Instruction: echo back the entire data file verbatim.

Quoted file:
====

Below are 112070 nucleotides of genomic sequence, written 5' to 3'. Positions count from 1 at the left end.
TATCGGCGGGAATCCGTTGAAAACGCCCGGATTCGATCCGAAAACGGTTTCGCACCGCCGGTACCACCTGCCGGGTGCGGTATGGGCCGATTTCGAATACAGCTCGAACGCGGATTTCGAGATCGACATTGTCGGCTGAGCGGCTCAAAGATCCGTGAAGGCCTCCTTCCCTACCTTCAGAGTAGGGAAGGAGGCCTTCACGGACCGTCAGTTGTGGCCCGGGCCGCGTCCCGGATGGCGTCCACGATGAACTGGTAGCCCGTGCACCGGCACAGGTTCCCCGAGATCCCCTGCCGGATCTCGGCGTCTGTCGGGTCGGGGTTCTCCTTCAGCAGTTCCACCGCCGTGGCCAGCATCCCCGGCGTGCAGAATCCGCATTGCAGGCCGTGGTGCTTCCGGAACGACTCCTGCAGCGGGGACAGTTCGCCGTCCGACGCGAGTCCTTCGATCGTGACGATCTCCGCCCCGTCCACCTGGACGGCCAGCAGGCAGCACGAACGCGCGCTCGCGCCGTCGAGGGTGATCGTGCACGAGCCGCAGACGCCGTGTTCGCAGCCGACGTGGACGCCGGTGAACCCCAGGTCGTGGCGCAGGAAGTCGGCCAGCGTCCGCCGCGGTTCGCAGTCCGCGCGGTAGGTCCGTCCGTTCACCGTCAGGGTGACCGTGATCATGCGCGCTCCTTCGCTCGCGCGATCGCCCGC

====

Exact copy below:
Below are 112070 nucleotides of genomic sequence, written 5' to 3'. Positions count from 1 at the left end.
TATCGGCGGGAATCCGTTGAAAACGCCCGGATTCGATCCGAAAACGGTTTCGCACCGCCGGTACCACCTGCCGGGTGCGGTATGGGCCGATTTCGAATACAGCTCGAACGCGGATTTCGAGATCGACATTGTCGGCTGAGCGGCTCAAAGATCCGTGAAGGCCTCCTTCCCTACCTTCAGAGTAGGGAAGGAGGCCTTCACGGACCGTCAGTTGTGGCCCGGGCCGCGTCCCGGATGGCGTCCACGATGAACTGGTAGCCCGTGCACCGGCACAGGTTCCCCGAGATCCCCTGCCGGATCTCGGCGTCTGTCGGGTCGGGGTTCTCCTTCAGCAGTTCCACCGCCGTGGCCAGCATCCCCGGCGTGCAGAATCCGCATTGCAGGCCGTGGTGCTTCCGGAACGACTCCTGCAGCGGGGACAGTTCGCCGTCCGACGCGAGTCCTTCGATCGTGACGATCTCCGCCCCGTCCACCTGGACGGCCAGCAGGCAGCACGAACGCGCGCTCGCGCCGTCGAGGGTGATCGTGCACGAGCCGCAGACGCCGTGTTCGCAGCCGACGTGGACGCCGGTGAACCCCAGGTCGTGGCGCAGGAAGTCGGCCAGCGTCCGCCGCGGTTCGCAGTCCGCGCGGTAGGTCCGTCCGTTCACCGTCAGGGTGACCGTGATCATGCGCGCTCCTTCGCTCGCGCGATCGCCCGC